The sales process is not about who is right and who is wrong. It is not to prove a point, push an agenda, make a person look like a fool. It is about building value in the eyes and mind of the prospect. So remember that no one has bought after he was beaten in an argument, debate or discussion. Stephen Covey calls this “win-win or no deal.”
Via Brian Tracy Once you've developed your marketing strategy, there is a "Seven P Formula" you should use to continually evaluate and reevaluate your business activities. These seven are: product, price, promotion, place, packaging, positioning and people. As products, markets, customers and needs change rapidly, you must continually revisit these seven Ps to make sure you're on track and achieving the maximum results possible for you in today's marketplace. Product To begin with, develop the habit of looking at your product as though you were an outside marketing consultant brought in to help your company decide whether or not it's in the right business at this time. Ask critical questions such as, "Is your current product or service, or mix of products and services, appropriate and suitable for the market and the customers of today?" Whenever you're having difficulty selling as much of your products or services as you'd like, you need to develop the habit of assessing your business honestly and asking, "Are these the right products or services for our customers today?" Is there any product or service you're offering today that, knowing what you now know, you would not bring out again today? Compared to your competitors, is your product or service superior in some significant way to anything else available? If so, what is it? If not, could you develop an area of superiority? Should you be offering this product or service at all in the current marketplace? Prices The second P in the formula is price. Develop the habit of continually examining and reexamining the prices of the products and services you sell to make sure they're still appropriate to the realities of the current market. Sometimes you need to lower your prices. At other times, it may be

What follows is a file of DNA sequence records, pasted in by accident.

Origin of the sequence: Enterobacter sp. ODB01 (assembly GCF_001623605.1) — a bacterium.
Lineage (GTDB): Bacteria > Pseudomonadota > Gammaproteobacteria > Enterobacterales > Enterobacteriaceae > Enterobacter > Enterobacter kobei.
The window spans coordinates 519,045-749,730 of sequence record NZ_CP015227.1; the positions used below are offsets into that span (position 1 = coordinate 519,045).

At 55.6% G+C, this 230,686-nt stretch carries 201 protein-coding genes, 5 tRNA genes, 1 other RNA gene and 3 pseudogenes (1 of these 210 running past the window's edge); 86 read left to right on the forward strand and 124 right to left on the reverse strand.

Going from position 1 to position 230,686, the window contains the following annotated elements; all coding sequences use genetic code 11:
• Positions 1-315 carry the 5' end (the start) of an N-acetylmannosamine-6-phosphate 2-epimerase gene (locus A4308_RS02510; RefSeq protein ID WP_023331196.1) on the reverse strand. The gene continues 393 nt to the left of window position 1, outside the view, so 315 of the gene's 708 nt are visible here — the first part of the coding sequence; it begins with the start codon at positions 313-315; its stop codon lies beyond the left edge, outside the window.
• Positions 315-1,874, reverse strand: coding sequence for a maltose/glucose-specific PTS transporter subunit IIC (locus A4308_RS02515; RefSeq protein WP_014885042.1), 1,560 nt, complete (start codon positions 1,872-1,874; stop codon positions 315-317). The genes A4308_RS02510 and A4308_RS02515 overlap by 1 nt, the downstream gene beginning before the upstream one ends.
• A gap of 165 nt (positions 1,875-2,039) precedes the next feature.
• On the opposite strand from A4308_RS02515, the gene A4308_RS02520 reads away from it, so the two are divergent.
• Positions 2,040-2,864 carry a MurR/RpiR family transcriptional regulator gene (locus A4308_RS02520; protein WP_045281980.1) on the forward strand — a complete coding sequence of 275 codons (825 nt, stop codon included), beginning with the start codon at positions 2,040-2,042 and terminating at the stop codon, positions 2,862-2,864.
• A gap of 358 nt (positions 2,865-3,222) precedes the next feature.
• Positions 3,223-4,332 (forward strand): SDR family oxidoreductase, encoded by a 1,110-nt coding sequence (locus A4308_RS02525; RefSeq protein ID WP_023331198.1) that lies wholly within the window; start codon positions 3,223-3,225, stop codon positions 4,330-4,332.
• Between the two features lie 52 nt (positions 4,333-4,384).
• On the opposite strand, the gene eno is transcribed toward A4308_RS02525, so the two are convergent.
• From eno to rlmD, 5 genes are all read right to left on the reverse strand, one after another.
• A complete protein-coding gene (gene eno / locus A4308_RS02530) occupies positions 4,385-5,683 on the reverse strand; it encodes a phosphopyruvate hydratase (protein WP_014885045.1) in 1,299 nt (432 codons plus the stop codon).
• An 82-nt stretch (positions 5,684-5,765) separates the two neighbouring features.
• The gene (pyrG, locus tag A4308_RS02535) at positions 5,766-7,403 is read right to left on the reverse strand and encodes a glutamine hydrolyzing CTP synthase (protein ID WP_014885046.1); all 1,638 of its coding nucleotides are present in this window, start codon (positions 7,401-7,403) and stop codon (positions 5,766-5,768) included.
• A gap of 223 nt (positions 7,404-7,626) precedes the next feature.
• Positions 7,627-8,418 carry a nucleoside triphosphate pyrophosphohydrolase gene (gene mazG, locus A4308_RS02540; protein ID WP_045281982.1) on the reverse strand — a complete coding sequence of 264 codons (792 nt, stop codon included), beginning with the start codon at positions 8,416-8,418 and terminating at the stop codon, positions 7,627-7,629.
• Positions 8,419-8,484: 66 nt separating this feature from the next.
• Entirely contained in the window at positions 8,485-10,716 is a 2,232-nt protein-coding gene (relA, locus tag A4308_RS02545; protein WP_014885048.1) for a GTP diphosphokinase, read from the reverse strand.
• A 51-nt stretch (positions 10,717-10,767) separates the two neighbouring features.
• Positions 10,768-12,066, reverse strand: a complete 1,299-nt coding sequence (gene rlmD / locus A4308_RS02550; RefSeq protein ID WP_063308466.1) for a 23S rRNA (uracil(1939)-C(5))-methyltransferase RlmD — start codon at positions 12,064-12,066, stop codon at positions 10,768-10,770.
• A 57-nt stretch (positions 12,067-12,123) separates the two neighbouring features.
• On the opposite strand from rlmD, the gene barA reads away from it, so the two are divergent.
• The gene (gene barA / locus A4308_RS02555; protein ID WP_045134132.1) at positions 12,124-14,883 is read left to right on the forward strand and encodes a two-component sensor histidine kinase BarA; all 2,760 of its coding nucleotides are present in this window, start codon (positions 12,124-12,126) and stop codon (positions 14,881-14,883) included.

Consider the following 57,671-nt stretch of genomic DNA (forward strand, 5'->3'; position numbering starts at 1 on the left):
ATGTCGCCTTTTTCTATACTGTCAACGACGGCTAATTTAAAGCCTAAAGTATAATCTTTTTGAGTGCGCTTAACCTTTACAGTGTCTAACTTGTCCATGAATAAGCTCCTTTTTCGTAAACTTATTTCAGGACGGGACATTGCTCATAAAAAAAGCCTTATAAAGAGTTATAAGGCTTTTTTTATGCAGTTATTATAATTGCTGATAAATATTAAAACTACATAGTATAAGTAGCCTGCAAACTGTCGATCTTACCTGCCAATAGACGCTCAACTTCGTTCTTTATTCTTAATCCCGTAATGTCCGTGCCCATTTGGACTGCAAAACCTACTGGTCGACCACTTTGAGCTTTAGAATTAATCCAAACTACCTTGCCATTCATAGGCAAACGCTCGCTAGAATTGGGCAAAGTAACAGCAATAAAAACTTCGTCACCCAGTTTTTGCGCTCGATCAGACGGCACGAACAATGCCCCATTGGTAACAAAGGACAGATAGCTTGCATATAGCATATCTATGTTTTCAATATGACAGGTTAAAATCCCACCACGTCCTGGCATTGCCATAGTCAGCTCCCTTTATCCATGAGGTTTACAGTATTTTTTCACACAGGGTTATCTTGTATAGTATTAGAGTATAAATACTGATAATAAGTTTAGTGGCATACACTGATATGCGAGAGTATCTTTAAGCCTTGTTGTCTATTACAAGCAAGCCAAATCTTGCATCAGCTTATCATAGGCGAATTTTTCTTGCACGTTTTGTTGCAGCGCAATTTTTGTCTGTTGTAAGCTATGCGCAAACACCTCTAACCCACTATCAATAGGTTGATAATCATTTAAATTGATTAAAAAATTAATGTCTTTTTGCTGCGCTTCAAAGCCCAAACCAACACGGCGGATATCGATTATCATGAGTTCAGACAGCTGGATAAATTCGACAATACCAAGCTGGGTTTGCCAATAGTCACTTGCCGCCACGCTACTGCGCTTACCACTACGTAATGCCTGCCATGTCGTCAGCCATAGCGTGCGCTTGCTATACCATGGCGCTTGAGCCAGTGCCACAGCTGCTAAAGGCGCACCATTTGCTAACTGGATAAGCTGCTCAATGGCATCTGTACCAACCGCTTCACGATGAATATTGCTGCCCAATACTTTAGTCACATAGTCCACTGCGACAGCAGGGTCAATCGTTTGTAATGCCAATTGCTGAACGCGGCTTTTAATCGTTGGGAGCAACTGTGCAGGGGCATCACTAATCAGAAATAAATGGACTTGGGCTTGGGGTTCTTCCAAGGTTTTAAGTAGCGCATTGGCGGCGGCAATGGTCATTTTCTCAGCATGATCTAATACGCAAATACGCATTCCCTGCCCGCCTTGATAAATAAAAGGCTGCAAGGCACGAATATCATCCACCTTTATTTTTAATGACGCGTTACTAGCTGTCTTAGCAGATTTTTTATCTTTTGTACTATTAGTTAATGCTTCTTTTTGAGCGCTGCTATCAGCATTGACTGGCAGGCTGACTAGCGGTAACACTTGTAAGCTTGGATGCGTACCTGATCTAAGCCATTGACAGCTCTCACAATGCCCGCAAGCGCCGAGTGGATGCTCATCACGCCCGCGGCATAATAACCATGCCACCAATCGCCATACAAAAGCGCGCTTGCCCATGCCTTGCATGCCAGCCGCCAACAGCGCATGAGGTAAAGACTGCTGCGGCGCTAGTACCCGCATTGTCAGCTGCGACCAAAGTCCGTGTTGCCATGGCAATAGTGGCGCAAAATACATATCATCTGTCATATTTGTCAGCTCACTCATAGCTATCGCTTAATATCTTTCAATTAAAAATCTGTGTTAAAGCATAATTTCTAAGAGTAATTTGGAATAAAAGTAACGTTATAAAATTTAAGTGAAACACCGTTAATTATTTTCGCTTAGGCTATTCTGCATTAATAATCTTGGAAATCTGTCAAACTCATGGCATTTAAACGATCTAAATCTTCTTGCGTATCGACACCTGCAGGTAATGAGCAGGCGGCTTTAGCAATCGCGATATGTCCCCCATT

I realised this early in my sales career while as a life insurance rep. I would gather info, meet he client, present my proposal, but never close. Not to mention-never even attempt to ask for the sale. Then I would leave them to think about it, and come back for the revisit and find that another life insurance rep had signed them up. If you are like me then you would analyse why you don’t ask for the sale. With me it was that I was scared of the word “No”. I was scared of rejection. The problem is that I liked to be liked. I didn’t want to feel like a high pressured sales person. Stop making your prospects clever and armed with info that makes them sign up with other sales people. What happens is that you ask questions, uncover needs, and don’t ask for the sale. The next rep comes along, and he doesn’t need to do anything because you have done it all. He now just needs to ask for the sale. Start asking for the sale often and you will start closing often.